Add to this – any study that alters a metabolic parameter that changes with age might, of course, reverse the ageing process.
Such were the headlines about a recent study in Cell looking at mitrochondrial function in mice. Here is the summary: (more…)
We (the authors and editors) at SBM get accused of many nefarious things. Because we deliberately engage with the public over controversial medical questions, we expect nothing less. It goes with the territory. In fact, if there were a lack of critical pushback we would worry that we were not doing our job.
Still, it is disconcerting to see the frequently-repeated ideological accusations in response to simply evaluating and reporting the evidence. That is what we do here – follow the science and evidence. When that trail leads to a conclusion that some people do not like (usually for ideological reasons) a common response is to accuse us of ideology, malfeasance, being part of a conspiracy, or having conflicts of interest or ulterior motives. That is easier, I suppose, than engaging with us on the science.
One common accusation is that we are shills for the pharmaceutical industry, and downplay or ignore the benefits of diet and “natural” treatments. A search through the SBM archives demonstrates that this accusation is false – we criticize bad science and poor-quality control, regardless of who is committing it. Sometimes pseudoscience is used to promote a drug, sometimes a nutritional supplement, and sometimes pure magic. (more…)
The Centers for Disease Control (CDC) announced in a recent press release the data for 2013 so far shows 175 confirmed cases of measles in the US. This is about three times the usual rate of 60 per year since endemic measles was eradicated in the US, and is the most in the last decade other than 2011, which saw 222 cases.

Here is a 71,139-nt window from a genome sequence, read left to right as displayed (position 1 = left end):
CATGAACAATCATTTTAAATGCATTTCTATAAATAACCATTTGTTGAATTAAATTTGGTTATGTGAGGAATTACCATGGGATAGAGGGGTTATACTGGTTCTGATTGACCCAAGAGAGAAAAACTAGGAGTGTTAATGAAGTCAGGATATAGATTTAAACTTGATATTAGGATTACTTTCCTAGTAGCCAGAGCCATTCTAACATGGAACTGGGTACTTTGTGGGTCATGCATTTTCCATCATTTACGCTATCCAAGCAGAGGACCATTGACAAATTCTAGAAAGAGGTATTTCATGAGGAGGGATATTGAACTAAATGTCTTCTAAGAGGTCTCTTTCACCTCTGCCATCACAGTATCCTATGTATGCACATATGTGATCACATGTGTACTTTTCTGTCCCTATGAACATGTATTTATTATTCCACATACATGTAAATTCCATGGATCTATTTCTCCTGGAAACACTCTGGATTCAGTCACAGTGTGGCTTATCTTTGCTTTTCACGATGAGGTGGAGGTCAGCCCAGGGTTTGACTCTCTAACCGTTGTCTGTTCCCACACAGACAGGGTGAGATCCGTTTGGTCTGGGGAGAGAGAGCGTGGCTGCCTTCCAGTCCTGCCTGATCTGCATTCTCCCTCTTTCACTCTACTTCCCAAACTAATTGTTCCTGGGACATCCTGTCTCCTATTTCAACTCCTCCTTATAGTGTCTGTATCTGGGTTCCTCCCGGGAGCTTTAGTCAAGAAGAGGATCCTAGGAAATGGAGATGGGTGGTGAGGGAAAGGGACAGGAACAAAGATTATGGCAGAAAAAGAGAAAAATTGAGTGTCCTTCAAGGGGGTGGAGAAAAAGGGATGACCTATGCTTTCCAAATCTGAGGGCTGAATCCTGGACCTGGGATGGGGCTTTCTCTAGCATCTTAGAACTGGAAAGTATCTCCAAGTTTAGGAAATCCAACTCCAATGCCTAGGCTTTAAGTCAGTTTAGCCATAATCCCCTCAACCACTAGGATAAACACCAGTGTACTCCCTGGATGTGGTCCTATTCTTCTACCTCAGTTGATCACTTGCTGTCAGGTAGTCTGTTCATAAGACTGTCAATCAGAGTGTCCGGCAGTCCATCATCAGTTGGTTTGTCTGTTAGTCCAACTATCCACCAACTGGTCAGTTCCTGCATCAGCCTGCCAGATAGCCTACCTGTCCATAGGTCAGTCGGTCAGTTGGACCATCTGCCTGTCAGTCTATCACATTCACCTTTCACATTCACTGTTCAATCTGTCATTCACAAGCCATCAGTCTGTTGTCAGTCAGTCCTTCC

Measles is a highly contagious virus that primarily causes a respiratory infection. It is not benign. According to the CDC:
About one out of 10 children with measles also gets an ear infection, and up to one out of 20 gets pneumonia. About one out of 1,000 gets encephalitis, and one or two out of 1,000 die.
About 500 Americans died each year of measles prior to the introduction of the vaccine. Measles is still endemic in Europe and many other parts of the world, causing about 20 million infections and 164,000 deaths each year. (more…)
Elsevier has announced that they are retracting the infamous Seralini study which claimed to show that GMO corn causes cancer in laboratory rats. The retraction comes one year after the paper was published, and seems to be a response to the avalanche of criticism the study has faced. This retraction is to the anti-GMO world what the retraction of the infamous Wakefield Lancet paper was to the anti-vaccine world.
The Seralini paper was published in November 2012 in Food and Chemical Toxicology. It was immediately embraced by anti-GMO activists, and continues to be often cited as evidence that GMO foods are unhealthy. It was also immediately skewered by skeptics and more objective scientists as a fatally flawed study.
The study looked at male and female rats of the Sprague-Dawley strain of rat – a strain with a known high baseline incidence of tumors. These rats were fed regular corn mixed with various percentages of GMO corn: zero (the control groups), 11, 22, and 33%. Another group was fed GMO corn plus glyphosate (Round-Up) in their water, and a third was given just glyphosate. The authors concluded: (more…)